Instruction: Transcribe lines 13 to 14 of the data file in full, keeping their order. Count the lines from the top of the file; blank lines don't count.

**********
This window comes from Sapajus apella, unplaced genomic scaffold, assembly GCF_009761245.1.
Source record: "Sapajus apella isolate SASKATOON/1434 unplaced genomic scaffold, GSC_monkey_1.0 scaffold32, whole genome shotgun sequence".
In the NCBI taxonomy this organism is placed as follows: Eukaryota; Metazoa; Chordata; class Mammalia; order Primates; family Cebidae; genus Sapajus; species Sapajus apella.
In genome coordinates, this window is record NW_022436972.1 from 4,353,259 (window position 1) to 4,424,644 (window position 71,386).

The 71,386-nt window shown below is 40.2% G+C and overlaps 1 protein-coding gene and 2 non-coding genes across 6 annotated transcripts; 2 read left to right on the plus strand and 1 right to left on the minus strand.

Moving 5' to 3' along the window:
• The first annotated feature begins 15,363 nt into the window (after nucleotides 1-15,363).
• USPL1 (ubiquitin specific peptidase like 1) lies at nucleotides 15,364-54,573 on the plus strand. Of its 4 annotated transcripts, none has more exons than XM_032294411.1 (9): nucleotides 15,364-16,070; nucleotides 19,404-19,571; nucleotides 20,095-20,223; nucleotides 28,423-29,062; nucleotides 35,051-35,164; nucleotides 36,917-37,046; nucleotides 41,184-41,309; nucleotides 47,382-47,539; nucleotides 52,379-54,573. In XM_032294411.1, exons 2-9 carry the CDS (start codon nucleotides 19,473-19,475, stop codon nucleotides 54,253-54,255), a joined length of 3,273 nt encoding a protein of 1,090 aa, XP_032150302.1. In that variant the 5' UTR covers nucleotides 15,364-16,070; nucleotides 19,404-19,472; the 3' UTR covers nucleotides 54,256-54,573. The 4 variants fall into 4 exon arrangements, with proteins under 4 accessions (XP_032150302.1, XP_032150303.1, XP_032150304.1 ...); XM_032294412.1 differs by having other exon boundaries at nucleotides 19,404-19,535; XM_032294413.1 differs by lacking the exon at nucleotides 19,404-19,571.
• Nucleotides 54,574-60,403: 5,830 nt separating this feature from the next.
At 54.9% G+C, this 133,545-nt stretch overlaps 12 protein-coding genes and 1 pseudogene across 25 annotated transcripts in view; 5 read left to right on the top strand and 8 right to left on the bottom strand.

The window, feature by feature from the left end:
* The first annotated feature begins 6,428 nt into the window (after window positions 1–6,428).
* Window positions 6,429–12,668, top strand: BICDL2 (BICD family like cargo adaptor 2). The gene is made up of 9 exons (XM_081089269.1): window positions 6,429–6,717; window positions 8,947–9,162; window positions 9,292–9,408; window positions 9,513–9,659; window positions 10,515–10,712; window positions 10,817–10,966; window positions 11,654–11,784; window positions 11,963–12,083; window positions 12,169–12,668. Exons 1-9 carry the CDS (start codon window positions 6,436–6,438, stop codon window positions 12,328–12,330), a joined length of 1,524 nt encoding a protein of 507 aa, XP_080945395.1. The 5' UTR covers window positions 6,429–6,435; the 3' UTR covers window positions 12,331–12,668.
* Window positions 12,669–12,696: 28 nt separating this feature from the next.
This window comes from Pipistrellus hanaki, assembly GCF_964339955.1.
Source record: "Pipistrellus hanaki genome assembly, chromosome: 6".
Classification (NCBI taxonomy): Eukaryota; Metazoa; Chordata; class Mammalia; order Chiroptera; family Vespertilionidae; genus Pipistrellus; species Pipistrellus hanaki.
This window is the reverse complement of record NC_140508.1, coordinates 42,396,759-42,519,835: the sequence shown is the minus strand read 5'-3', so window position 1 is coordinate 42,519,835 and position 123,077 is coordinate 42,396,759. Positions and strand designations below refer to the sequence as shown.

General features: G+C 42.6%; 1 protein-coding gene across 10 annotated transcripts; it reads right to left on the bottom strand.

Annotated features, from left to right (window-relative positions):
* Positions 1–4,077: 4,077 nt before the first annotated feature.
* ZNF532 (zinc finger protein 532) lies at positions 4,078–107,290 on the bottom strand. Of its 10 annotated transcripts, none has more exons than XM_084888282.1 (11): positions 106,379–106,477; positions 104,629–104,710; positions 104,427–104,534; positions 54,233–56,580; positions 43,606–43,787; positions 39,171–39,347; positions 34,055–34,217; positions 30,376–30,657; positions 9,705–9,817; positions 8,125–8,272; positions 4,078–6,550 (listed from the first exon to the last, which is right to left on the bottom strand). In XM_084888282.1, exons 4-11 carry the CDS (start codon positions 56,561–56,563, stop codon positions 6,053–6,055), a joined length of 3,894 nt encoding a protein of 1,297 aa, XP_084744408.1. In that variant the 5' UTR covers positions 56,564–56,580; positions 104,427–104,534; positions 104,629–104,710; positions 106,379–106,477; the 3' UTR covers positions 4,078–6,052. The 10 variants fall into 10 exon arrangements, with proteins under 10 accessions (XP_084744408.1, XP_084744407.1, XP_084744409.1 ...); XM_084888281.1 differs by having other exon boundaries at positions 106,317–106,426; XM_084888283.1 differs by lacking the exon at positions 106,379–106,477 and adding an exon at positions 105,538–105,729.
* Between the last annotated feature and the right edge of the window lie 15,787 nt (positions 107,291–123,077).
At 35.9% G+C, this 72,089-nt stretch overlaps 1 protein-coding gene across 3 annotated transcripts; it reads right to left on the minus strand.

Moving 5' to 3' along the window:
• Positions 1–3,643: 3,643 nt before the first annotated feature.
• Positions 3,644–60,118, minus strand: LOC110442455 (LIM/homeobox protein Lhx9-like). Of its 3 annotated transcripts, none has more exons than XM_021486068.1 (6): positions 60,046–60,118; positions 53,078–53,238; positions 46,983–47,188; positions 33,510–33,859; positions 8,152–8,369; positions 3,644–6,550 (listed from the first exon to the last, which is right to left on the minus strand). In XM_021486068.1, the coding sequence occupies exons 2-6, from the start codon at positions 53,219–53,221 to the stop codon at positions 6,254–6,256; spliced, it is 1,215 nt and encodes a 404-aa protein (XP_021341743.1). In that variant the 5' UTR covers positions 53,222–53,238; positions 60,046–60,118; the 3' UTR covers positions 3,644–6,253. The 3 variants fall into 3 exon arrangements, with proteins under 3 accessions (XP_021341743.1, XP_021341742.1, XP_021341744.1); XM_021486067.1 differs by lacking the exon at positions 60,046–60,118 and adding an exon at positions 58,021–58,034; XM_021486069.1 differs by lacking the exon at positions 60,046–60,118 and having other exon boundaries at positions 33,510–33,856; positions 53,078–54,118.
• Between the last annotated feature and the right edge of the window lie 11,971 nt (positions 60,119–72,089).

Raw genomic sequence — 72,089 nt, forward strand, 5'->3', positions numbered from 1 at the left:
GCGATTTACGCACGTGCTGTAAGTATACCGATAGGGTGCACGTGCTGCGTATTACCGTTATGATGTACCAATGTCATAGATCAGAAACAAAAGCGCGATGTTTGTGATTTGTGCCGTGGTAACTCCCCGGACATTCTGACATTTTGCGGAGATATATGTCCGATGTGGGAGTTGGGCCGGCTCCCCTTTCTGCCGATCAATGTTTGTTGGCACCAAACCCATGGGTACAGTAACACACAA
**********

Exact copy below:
* Window positions 6,429–12,668, top strand: BICDL2 (BICD family like cargo adaptor 2). The gene is made up of 9 exons (XM_081089269.1): window positions 6,429–6,717; window positions 8,947–9,162; window positions 9,292–9,408; window positions 9,513–9,659; window positions 10,515–10,712; window positions 10,817–10,966; window positions 11,654–11,784; window positions 11,963–12,083; window positions 12,169–12,668. Exons 1-9 carry the CDS (start codon window positions 6,436–6,438, stop codon window positions 12,328–12,330), a joined length of 1,524 nt encoding a protein of 507 aa, XP_080945395.1. The 5' UTR covers window positions 6,429–6,435; the 3' UTR covers window positions 12,331–12,668.
* Window positions 12,669–12,696: 28 nt separating this feature from the next.